With potentially game-changing projects like the Future at Lloyd’s and Blueprint Two, the focus still often seems to be on cost savings. In reality, the benefits of digitalisation go far beyond improved efficiency to take in enhanced price discovery, process optimisation, more intelligent allocation of capital, and ultimately the ability to write more and more difficult risks. That future is just five or ten years off. It’s not going to wait for late adopters. 

There is vast scope for tech innovators – across many different fields of specialisation – to engage with insurance providers to deliver new capabilities. One example would be the sanctions checking functionality DOCOsoft has successfully developed and rolled out with a number of clients. Other examples might include leveraging highly sophisticated digital mapping tools for visualising construction sites originally developed for architects and engineers. These can be adapted to support risk management and insurance applications. Another example might be technology solutions created to support the management and operation of solar panel assets – which again can generate data of significant value in a risk pricing and risk management context. 

Predictive analytics has been identified by many commentators as playing a key part in the future of underwriting. That could take the place of many of the kinds of questions that currently feature on proposals forms and arise in the course of the underwriting process. But it won’t remove the need for skilled underwriters able to apply their own unique skills and experience. The winners in the new insurance landscape will be those who most successfully marry insurance expertise with technology.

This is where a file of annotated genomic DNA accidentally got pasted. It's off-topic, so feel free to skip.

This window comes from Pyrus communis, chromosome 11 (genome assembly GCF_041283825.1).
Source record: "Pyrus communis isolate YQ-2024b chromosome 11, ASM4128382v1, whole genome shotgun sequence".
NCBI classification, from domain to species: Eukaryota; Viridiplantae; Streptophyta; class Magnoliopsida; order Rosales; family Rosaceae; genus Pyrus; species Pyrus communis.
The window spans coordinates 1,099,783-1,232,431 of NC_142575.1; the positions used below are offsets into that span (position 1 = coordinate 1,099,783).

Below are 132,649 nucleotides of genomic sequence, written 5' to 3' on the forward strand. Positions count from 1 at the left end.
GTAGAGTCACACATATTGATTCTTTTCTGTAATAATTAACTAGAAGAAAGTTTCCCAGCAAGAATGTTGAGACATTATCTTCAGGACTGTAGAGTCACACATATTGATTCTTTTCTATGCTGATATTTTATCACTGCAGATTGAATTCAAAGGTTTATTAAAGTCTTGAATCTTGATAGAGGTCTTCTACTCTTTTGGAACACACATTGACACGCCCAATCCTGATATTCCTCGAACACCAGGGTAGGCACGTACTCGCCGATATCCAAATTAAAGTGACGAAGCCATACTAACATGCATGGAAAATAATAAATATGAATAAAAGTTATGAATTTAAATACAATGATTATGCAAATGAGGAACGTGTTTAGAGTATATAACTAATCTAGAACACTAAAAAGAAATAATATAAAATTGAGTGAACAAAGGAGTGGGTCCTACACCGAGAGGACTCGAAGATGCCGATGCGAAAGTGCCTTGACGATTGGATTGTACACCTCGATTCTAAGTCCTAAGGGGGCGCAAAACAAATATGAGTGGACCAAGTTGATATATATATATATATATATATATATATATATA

As the boundaries between tech and insurance begin to blur, many businesses are encouraging software engineers to gain CII certification and other insurance qualifications. This is an approach we have already adopted at DOCOsoft. Combining insurance expertise and technology will be increasingly necessary in the years ahead. Collectively, as an industry, we need to ensure, not just that software professionals working in and around this industry understand insurance, but that everybody who works in insurance has a basic grounding in technology.  

There has been a growing awareness over the past few years of just how important it is for (re)insurers to get closer to the original risk so they can better understand emerging risks in particular. Accessing the unprecedented amounts data captured by some of the newer tech-driven startups can massively improve (re)insurers’ ability to gain real insight into their books.  

The challenge is that much of the available data contains errors and gaps that can potentially distract, confuse or mislead. There are also issues around data from some sources being formatted in ways that make it hard to digest. Hence the need for insurance technology specialists like DOCOsoft’s data scientists, who can help (re)insurers extract actionable insights from a disparate array of data feeds. 

Insurance and reinsurance carriers’ ability to gain a deeper understanding across tranches of their portfolios and cohorts of their client bases is crucial. They need to be able to evaluate risk at a much more granular level – rather than relying on a ‘mystery box’ for pricing.    

A number of the big (re)insurance carriers DOCOsoft works with are already looking seriously at the potential of embedded insurance – along with many other emerging aspects of the digital insurance landscape. We recognise the importance of ensuring we have the knowledge and the capabilities to help them realise their ambitions in the growing overlap between insurance and technology. That’s one reason why we are keeping a very close eye on the latest developments in this field. We also just find it inherently interesting and exciting!